Print 29 comment(s) - last by DeepBlue1975.. on Apr 6 at 7:33 PM

Super Talent RAIDDrive  (Source: Super Talent)
New SSD comes in three models for enterprise, workstation and gamers

Super Talent has announced its latest SSD development with a new patented product called RAIDDrive. RAIDDrive promises to increase the performance and slot capacity of PCI Express based storage solutions with up to 2TB of MLC or SLC NAND flash memory inside.

Super Talent says that the RAIDDrive is the markets largest server-based SSD solution and is an extension of its RAIDSSD product line. The RAIDDrive has a "turbocharged" DRAM cache and the RAIDDrive ES model for enterprise servers has a full battery backup for protection of data in a power loss situation. The RAIDDrive comes in three models, including the ES version and a WS version for workstations along with a GS version for gamers.

All of the drives connect to a PC with a PCIe 2.0 x8 interface and promise to deliver read speeds of up to 1.2GB/s with sequential wire speeds of up to 1.3GB/s. Super Talent says that it will reveal more performance details in June when the drives are officially available.

The maker also says that an optional feature of the series will allow the drives to be configured with internal RAID5 capability for extra data protection. The RAIDDrive ES is aimed at enterprise servers performing intensive applications like database transaction processing, business intelligence and virtualization. The WS model is aimed at workstation use for tasks including animation, video editing, oil/gas exploration, and CAD. The GS version is for gamers looking for a faster IO subsystem.

Super Talent COO, CH Lee said in a statement, "We are proud of the innovative intellectual property that our outstanding engineering team has developed. The RAIDDrive is just the latest in a series of patented products which enable us to provide differentiated products to our customers."

The product is similar to the PCIe SSD DailyTech covered in 2007 from ioDATA.

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RE: Patented?
By DeepBlue1975 on 4/1/2009 4:12:49 PM , Rating: 2
Caching scsi controllers have been on the markets for quite a long time.

But a caching controller that includes the drive in it, is a rare thing.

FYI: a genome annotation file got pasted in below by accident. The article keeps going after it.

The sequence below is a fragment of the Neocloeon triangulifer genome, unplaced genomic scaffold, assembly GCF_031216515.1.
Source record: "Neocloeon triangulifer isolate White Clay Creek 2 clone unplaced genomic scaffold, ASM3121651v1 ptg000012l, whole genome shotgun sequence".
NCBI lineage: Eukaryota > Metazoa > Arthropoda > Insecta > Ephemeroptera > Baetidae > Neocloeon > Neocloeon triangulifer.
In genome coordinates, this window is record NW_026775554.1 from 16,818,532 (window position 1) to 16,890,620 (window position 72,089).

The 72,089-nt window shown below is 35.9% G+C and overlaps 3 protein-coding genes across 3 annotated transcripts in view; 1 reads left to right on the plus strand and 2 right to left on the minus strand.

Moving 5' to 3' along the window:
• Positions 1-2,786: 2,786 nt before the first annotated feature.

And a caching controller that includes multiple raided drives in it, is even rarer.

Ground braking? Not at all. Nothing really new here.

But the integration of several drives in a RAID configuration, combined with a self contained caching controller that exposes itself as a storage medium while leaving all of your available storage ports free and only using up a PCIe slot which, except for GPUs, are seldom used for anything else on desktops, is a nice, kinda innovative idea that hasn't been exploited before.

RE: Patented?
By Devilboy1313 on 4/1/2009 10:43:03 PM , Rating: 2
Sounds a bit like the hardcard drives from the 1980s and early 1990s.

Drive + controller + cache + slot = Been done before. RAID is a nice feature though.

RE: Patented?
By DeepBlue1975 on 4/2/2009 4:52:49 PM , Rating: 2
Yep, but as you said, not a raid of drives in a card :D

It could be said it's a new spin of an old idea.

RE: Patented?
By EricMartello on 4/4/2009 4:40:12 PM , Rating: 2
Since SSD is memory it would make more sense for them to use technologies that improve memory performance rather than trying to make memory emulate outdated physical disk technology. What I'd like to see is a dedicated SSD storage interface on motherboards that is like a dedicated pathway to the CPU, just like DIMM slots are for memory. If they are arranged in banks there is no reason they cannot do multi-channel access (i.e. dual channel) which is basically RAID-0 for your memory.

RE: Patented?
By DeepBlue1975 on 4/6/2009 7:33:13 PM , Rating: 2
Just hold your horses and with the years something like that should and maybe will happen.

Every long walk starts with the very first step, which is where we are at about storage.
Before flash drives can have a better interface, they have to drop in price to a point in which most of the people will start thinking about ditching these horrible mechanical hdds and start using SSDs.

Once conventional HDDs go the way of the dodo, SSDs can start making more radical changes and experiment with new, more appropriate, speedier, and fancier interfaces.

"We basically took a look at this situation and said, this is bullshit." -- Newegg Chief Legal Officer Lee Cheng's take on patent troll Soverain
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